Helanterä is interested in establishing whether sufficient heritable variation exists at the level of whole insect colonies to support a between-colony selection process, in which colonies act as units of selection in their own right.
We know that there is variance at this level. For example, colonies exhibit different 'personalities', such as for levels of aggression, which covaries with kin structure. Unfortunately, it seems like data about colony-level heritability and colony-level fitness are hard to come by, what with colonies having extremely long lives and insects having the habit of flying of into the distance when its time to mate.
However, on theoretical grounds we have good reason to doubt that there is much heritability of whole-colony traits. This is because whole-colony traits - such as foraging organisation, hygiene and communication -are determined by all of the members of the colony. The members of the colony will represent a particular array of genotypes, depending on the number of males with whom the queen mates during the lifetime of the colony. But a new queen who founds a new colony can represent only a fraction of that diversity - she only carries her own father's genes. So much of the genetic diversity that underpins a colony's traits is lost when a new colony is formed.
There is evidence that genetic diversity is fitness affecting - for example, colonies in which the queen has mated a larger number of times are more disease-resistant. But benefits like this cannot be passed on unless there is some heritable mechanism fixing the number of times that the queen mates, for example. And the state of the art, so far, is that we just don't know how many of a queen's properties, or how many of a colony's properties, are stably passed down colony lineages.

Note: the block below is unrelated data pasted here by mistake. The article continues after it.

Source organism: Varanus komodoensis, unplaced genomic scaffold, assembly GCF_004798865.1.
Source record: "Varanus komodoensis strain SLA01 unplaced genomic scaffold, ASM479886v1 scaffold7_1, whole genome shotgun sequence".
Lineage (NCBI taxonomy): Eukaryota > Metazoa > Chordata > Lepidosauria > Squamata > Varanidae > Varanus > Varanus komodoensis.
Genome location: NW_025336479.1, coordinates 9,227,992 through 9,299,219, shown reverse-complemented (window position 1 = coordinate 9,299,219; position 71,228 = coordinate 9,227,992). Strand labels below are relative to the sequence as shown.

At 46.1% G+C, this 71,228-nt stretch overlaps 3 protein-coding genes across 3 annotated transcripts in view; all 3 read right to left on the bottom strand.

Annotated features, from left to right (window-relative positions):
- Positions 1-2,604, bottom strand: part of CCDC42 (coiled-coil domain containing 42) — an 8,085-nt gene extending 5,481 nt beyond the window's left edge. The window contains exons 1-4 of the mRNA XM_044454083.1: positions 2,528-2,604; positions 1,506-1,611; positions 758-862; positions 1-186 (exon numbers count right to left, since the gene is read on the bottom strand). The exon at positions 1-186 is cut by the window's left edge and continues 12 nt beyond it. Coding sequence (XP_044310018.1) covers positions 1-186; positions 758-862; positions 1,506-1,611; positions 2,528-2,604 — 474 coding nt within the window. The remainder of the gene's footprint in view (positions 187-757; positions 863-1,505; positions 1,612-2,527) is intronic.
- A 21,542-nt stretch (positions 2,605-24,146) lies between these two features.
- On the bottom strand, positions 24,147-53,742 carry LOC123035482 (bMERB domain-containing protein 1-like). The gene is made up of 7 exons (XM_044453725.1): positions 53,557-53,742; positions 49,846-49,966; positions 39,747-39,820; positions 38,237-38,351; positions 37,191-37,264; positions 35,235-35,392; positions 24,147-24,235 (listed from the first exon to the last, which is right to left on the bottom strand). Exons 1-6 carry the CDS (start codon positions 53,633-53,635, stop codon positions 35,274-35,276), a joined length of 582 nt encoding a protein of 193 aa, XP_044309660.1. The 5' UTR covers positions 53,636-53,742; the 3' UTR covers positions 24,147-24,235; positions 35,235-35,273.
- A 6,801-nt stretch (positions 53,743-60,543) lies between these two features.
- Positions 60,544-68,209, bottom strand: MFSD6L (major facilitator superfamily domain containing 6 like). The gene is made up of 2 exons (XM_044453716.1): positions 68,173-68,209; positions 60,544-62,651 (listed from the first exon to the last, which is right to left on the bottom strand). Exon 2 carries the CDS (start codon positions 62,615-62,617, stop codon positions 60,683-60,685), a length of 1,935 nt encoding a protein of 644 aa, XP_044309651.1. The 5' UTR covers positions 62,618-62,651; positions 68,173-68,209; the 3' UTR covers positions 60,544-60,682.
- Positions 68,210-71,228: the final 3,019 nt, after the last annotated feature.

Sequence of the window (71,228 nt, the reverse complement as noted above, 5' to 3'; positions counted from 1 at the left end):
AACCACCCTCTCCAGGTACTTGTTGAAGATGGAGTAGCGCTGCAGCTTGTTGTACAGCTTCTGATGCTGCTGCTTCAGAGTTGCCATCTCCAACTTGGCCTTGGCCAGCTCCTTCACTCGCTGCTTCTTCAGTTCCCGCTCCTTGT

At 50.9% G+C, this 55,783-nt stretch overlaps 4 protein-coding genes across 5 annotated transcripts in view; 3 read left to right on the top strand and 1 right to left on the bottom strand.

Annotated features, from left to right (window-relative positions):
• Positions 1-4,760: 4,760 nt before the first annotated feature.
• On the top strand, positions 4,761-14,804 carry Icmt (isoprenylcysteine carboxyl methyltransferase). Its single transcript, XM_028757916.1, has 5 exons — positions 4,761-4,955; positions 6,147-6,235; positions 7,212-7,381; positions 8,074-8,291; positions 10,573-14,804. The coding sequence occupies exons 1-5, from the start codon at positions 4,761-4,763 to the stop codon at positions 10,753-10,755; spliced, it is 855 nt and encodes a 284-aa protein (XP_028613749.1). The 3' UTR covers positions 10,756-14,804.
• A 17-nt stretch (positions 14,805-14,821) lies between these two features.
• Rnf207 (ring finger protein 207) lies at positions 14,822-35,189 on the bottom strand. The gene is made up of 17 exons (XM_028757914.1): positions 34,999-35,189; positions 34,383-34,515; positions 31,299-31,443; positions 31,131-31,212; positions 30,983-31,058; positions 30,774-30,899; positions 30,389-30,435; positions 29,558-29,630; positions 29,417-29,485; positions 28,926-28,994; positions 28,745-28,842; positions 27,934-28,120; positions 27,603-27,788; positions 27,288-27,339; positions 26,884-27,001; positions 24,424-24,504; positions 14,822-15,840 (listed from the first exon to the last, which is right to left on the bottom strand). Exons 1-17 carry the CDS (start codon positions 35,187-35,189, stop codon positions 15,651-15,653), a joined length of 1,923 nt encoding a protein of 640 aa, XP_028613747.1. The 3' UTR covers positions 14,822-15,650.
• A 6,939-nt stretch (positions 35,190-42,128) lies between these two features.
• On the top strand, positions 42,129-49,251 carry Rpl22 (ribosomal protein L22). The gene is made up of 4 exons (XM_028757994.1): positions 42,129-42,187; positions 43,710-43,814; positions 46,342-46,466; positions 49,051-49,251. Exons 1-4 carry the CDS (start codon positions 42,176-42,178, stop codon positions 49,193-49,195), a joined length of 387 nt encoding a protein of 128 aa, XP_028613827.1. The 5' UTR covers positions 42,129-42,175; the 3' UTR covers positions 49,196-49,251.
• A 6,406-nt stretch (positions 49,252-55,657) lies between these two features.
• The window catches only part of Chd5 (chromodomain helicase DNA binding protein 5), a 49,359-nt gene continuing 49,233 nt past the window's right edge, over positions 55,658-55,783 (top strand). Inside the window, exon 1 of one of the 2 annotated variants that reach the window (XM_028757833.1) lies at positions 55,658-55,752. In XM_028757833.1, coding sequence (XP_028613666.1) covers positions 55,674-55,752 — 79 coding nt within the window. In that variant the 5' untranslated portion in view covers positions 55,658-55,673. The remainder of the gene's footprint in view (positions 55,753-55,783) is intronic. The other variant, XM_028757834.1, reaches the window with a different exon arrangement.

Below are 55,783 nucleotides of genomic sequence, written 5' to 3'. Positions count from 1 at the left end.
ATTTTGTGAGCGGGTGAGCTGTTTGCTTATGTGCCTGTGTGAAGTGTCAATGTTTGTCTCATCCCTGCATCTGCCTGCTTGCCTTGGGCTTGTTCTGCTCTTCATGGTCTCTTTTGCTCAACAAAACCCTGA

Helanterä's new project will see him taking claims for colony superorganismality seriously and scrutinising them - can we really think of workers insects as somatic material and males as sperm?
He will test the extent to which eusocial colonies can be compared with paradigm organisms by searching for homologous life history traits such as anisogamy and iteroparity.
Dr Tobias Uller, is Doctor of Zoology at the Universities of Oxford and Lund. In response to Helanterä's talk he agreed that the notion of eusocial insect colonies acting as units of selection in their own right is threatened by consideration of the details of colony formation. A colony's character is emergent...but the genetic variation that, according to a standard view, underpins this emergent character, is lost in the bottleneck through which every daughter colony must pass. But Uller suggested that we might need to search wider for the 'missing heritability' in colony-level selection. For example, we know that packets of fungus are transported across generations of leafcutter ant colonies. Perhaps there are pheromone signals or odour profiles passed on also.
Uller says we need to get over thinking that colony phenotypes must be genetically programmed..and start thinking of them as constructed during each cycle instead. Many non-genetic systems may provide scaffolding, enabling heredity at the colony level.
You can listen to the whole talk and response here. Uller's commentary begins at 52 mins 38.
Next post: Merlin and Clark - Extending inheritance